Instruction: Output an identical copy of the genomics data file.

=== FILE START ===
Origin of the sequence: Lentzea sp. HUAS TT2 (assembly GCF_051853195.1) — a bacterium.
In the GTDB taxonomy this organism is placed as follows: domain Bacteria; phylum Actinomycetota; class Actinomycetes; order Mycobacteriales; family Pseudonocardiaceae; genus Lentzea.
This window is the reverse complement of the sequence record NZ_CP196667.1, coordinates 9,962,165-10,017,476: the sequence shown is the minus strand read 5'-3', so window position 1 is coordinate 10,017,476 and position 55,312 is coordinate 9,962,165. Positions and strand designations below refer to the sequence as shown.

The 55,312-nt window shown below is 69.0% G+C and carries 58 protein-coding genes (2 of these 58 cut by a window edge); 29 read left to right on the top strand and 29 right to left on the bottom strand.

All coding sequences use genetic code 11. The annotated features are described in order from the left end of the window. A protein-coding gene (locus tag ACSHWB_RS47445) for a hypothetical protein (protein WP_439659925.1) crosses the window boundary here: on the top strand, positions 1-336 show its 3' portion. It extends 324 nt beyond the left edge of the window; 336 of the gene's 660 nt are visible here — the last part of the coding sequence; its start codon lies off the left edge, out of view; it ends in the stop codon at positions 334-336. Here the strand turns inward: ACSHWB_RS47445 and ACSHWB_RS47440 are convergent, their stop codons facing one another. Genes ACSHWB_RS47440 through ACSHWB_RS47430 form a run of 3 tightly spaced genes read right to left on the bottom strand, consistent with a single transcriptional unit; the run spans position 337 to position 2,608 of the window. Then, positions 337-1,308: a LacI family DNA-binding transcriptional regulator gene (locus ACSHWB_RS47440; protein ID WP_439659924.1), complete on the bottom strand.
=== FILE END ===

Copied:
Origin of the sequence: Lentzea sp. HUAS TT2 (assembly GCF_051853195.1) — a bacterium.
In the GTDB taxonomy this organism is placed as follows: domain Bacteria; phylum Actinomycetota; class Actinomycetes; order Mycobacteriales; family Pseudonocardiaceae; genus Lentzea.
This window is the reverse complement of the sequence record NZ_CP196667.1, coordinates 9,962,165-10,017,476: the sequence shown is the minus strand read 5'-3', so window position 1 is coordinate 10,017,476 and position 55,312 is coordinate 9,962,165. Positions and strand designations below refer to the sequence as shown.

The 55,312-nt window shown below is 69.0% G+C and carries 58 protein-coding genes (2 of these 58 cut by a window edge); 29 read left to right on the top strand and 29 right to left on the bottom strand.

All coding sequences use genetic code 11. The annotated features are described in order from the left end of the window. A protein-coding gene (locus tag ACSHWB_RS47445) for a hypothetical protein (protein WP_439659925.1) crosses the window boundary here: on the top strand, positions 1-336 show its 3' portion. It extends 324 nt beyond the left edge of the window; 336 of the gene's 660 nt are visible here — the last part of the coding sequence; its start codon lies off the left edge, out of view; it ends in the stop codon at positions 334-336. Here the strand turns inward: ACSHWB_RS47445 and ACSHWB_RS47440 are convergent, their stop codons facing one another. Genes ACSHWB_RS47440 through ACSHWB_RS47430 form a run of 3 tightly spaced genes read right to left on the bottom strand, consistent with a single transcriptional unit; the run spans position 337 to position 2,608 of the window. Then, positions 337-1,308: a LacI family DNA-binding transcriptional regulator gene (locus ACSHWB_RS47440; protein ID WP_439659924.1), complete on the bottom strand.